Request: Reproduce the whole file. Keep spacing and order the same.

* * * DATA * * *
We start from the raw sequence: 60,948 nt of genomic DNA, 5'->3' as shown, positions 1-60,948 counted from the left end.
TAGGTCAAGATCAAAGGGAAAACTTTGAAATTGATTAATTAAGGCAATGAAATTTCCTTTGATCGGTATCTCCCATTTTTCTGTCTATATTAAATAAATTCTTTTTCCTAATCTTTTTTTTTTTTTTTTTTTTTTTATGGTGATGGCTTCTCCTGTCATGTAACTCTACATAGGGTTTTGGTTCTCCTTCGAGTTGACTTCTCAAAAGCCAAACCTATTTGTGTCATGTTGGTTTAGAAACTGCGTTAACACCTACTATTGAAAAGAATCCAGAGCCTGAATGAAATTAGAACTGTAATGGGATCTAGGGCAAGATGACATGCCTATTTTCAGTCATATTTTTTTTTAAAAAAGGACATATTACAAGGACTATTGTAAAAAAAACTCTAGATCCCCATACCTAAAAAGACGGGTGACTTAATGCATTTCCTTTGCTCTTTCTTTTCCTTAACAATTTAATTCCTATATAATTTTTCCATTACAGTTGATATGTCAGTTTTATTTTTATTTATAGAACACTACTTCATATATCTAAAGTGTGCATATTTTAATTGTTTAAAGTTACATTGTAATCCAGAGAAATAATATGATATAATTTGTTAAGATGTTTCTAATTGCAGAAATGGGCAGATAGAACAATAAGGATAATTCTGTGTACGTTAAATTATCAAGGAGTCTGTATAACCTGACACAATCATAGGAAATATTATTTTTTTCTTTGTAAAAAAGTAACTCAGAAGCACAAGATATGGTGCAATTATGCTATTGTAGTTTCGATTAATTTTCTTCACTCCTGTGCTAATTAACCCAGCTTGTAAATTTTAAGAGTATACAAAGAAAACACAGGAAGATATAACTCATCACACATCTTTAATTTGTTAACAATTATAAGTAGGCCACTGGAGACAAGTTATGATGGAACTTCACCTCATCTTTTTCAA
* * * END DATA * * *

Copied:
We start from the raw sequence: 60,948 nt of genomic DNA, 5'->3' as shown, positions 1-60,948 counted from the left end.
TAGGTCAAGATCAAAGGGAAAACTTTGAAATTGATTAATTAAGGCAATGAAATTTCCTTTGATCGGTATCTCCCATTTTTCTGTCTATATTAAATAAATTCTTTTTCCTAATCTTTTTTTTTTTTTTTTTTTTTTTATGGTGATGGCTTCTCCTGTCATGTAACTCTACATAGGGTTTTGGTTCTCCTTCGAGTTGACTTCTCAAAAGCCAAACCTATTTGTGTCATGTTGGTTTAGAAACTGCGTTAACACCTACTATTGAAAAGAATCCAGAGCCTGAATGAAATTAGAACTGTAATGGGATCTAGGGCAAGATGACATGCCTATTTTCAGTCATATTTTTTTTTAAAAAAGGACATATTACAAGGACTATTGTAAAAAAAACTCTAGATCCCCATACCTAAAAAGACGGGTGACTTAATGCATTTCCTTTGCTCTTTCTTTTCCTTAACAATTTAATTCCTATATAATTTTTCCATTACAGTTGATATGTCAGTTTTATTTTTATTTATAGAACACTACTTCATATATCTAAAGTGTGCATATTTTAATTGTTTAAAGTTACATTGTAATCCAGAGAAATAATATGATATAATTTGTTAAGATGTTTCTAATTGCAGAAATGGGCAGATAGAACAATAAGGATAATTCTGTGTACGTTAAATTATCAAGGAGTCTGTATAACCTGACACAATCATAGGAAATATTATTTTTTTCTTTGTAAAAAAGTAACTCAGAAGCACAAGATATGGTGCAATTATGCTATTGTAGTTTCGATTAATTTTCTTCACTCCTGTGCTAATTAACCCAGCTTGTAAATTTTAAGAGTATACAAAGAAAACACAGGAAGATATAACTCATCACACATCTTTAATTTGTTAACAATTATAAGTAGGCCACTGGAGACAAGTTATGATGGAACTTCACCTCATCTTTTTCAA